As birthdays go, this is certainly one of them. Every day is a birthday somewhere. For someone.
In America, we have certain traditions surrounding the birthday. There is the ubiquitous cake. It doesn’t really matter the flavor, size, shape, or the number of layers. Although, icing is a fairly standard measure, unless the Birthday-Bob strongly opposes it. Nonetheless, most people get a cake, or some form of sweet object of substitution.
The main thing is the ability to jam at least one candle in the aforementioned sweet treat or pastry. And then, the ability to light it. The candle. Not the cake.
After that comes a somewhat disharmonious rendition of the “Happy Birthday” Song which is performed by anyone standing around, caring enough to sing it.
And that. In a nutshell. Is the main birthday tradition in America. People get presents on their birthdays. And it seems, the younger you are, the more presents you get. I think with age comes skepticism, and we know that the presents are merely a clever system of distraction. From the aging thing.
One of my favorite presents came on my ninth birthday. A magic set. I put the rabbit in the hat and never successful extracted the little fellow. To this day, I ask every bunny I meet, “Are you the guy?”
Other countries around the world do things differently.
Take Jamaica (and other parts of the Caribbean). There, you can expect to have your whole body covered in copious amounts of flour. This is carried out by friends, family and random observers. I am not sure how this works, exactly. If there is a set time, and people show up, as you stand there, awaiting your flour. Or if you sit at your desk, typing away, and there are random acts of flouring. Either way. If there is a deep-fryer around, steer clear.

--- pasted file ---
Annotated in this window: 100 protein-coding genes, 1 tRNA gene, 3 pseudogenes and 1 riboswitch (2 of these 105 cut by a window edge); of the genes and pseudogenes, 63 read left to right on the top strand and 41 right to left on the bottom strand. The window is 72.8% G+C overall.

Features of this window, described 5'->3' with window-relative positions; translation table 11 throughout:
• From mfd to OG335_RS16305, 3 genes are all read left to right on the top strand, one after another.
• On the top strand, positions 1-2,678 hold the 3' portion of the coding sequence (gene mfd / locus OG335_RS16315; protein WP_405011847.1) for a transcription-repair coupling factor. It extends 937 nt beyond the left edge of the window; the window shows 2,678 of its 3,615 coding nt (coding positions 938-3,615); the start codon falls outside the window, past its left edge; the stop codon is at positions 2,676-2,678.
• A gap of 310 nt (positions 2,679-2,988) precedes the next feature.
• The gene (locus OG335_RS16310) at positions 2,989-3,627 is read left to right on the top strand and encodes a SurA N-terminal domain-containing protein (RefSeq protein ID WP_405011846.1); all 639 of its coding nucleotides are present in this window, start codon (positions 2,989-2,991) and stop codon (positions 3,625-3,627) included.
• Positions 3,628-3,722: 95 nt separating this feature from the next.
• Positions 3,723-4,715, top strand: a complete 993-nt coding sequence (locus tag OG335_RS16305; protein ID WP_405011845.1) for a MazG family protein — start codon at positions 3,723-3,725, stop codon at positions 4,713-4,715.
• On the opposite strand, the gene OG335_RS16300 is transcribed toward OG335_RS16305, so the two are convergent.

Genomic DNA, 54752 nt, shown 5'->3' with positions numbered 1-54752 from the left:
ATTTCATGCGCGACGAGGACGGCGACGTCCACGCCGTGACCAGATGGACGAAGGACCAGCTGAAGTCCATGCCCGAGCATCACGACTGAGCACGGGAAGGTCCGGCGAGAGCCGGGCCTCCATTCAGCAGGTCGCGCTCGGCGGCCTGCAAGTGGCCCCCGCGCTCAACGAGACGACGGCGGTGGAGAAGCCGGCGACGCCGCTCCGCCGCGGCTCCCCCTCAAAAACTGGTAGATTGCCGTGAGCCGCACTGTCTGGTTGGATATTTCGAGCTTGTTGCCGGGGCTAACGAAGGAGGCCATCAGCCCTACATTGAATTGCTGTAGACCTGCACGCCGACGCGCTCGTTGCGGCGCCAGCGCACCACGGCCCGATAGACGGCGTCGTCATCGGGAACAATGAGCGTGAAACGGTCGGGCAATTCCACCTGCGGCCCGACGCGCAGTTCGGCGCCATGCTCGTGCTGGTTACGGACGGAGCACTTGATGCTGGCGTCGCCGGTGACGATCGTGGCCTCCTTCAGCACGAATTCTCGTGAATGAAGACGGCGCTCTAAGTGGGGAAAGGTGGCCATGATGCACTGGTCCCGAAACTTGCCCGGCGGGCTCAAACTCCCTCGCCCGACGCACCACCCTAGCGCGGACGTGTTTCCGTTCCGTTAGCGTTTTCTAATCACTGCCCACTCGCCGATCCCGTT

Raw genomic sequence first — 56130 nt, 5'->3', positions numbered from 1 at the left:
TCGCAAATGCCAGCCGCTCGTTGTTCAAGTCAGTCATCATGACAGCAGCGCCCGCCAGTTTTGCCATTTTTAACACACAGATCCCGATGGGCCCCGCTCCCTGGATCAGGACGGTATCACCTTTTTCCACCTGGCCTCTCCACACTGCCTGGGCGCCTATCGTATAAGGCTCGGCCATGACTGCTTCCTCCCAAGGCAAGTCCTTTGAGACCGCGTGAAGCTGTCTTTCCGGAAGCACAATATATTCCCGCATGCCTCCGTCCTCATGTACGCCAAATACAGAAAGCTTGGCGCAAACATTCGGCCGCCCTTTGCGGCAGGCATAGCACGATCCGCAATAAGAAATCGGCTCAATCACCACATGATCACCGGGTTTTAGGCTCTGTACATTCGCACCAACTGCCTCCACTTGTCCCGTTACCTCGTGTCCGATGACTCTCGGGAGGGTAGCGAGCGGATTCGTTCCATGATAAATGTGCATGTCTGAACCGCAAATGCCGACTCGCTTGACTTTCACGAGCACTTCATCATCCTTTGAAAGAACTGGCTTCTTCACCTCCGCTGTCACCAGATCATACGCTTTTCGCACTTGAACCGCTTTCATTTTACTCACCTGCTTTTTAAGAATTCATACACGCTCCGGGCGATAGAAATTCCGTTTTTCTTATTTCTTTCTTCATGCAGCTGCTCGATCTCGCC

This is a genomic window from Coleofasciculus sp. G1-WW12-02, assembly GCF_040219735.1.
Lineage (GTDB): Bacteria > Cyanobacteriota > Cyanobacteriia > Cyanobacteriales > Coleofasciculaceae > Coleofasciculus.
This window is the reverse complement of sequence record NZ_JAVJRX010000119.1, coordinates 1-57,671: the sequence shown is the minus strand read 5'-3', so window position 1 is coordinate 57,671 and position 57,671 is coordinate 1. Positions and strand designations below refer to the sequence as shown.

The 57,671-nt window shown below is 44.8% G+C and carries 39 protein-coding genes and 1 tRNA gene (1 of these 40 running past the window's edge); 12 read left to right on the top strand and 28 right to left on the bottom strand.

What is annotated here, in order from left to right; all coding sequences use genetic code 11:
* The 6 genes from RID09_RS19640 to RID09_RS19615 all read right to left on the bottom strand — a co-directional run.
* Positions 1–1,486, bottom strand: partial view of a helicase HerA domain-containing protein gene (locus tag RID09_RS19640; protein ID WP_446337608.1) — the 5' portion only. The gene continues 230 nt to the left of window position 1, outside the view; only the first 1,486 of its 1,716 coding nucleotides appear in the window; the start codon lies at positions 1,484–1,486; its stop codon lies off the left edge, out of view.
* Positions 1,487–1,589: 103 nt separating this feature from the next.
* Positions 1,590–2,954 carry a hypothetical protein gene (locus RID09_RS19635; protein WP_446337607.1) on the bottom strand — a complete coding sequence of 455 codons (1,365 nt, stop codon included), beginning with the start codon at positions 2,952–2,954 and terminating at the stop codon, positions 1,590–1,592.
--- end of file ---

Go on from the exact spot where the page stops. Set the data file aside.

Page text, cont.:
On to Europe. Now, I like Switzerland. But their birthday tradition is a little creep-ola. Parents hire an evil looking clown. Then, this clown lurks around. They stalk and torment the birthday boy or girl. At length. And finally, they finish the whole deal with a pie to the face for good luck. I think this classifies as cruel and unusual punishment. Creepy Clowns. I smell something funny.
On to the great UK. Specifically, Ireland. The ritual there is to hold the birthday person upside down. And then they bump his or her head on the floor. The “bump-ee” is supposed to get bumped once for each year of age. They say the practice becomes rarer as you get older. Or fatter, I’d imagine. Depending.
In Australia, you get Fairy Bread. I know it sounds very cool, but in truth, it is white bread and butter, with this little candy sprinkles on top. I think there is something suspicious, in general, with Australians.
Finally, our pals the Canadians. On their birthdays, Canadians are usually ambushed and have butter or grease smeared on their noses. Again, it is supposed to be for good luck. The reasoning behind this makes perfect sense to me though. The butter on your nose is to render you too slippery for any negativity or bad luck to get hold of you in the upcoming year. I am wondering if washing it off cancels the contract.
All around the globe, a wide variety of traditions exist. But the topic of discussion is exactly the same. The ball made one trip, all the way around the sun, with your feet balanced on that spinning ball. To mark the anniversary of you showing up on the ball in the first place.
An incredible feat.
Be happy for this moment. This moment is your life. — Omar Khayyam
Anyone who stops learning is old, whether at twenty or eighty. Anyone who keeps learning stays young. The greatest thing in life is to keep your mind young. — Henry Ford
If in our daily life we can smile, if we can be peaceful and happy, not only we, but everyone will profit from it. This is the most basic kind of peace work. — Thich Nhat Hanh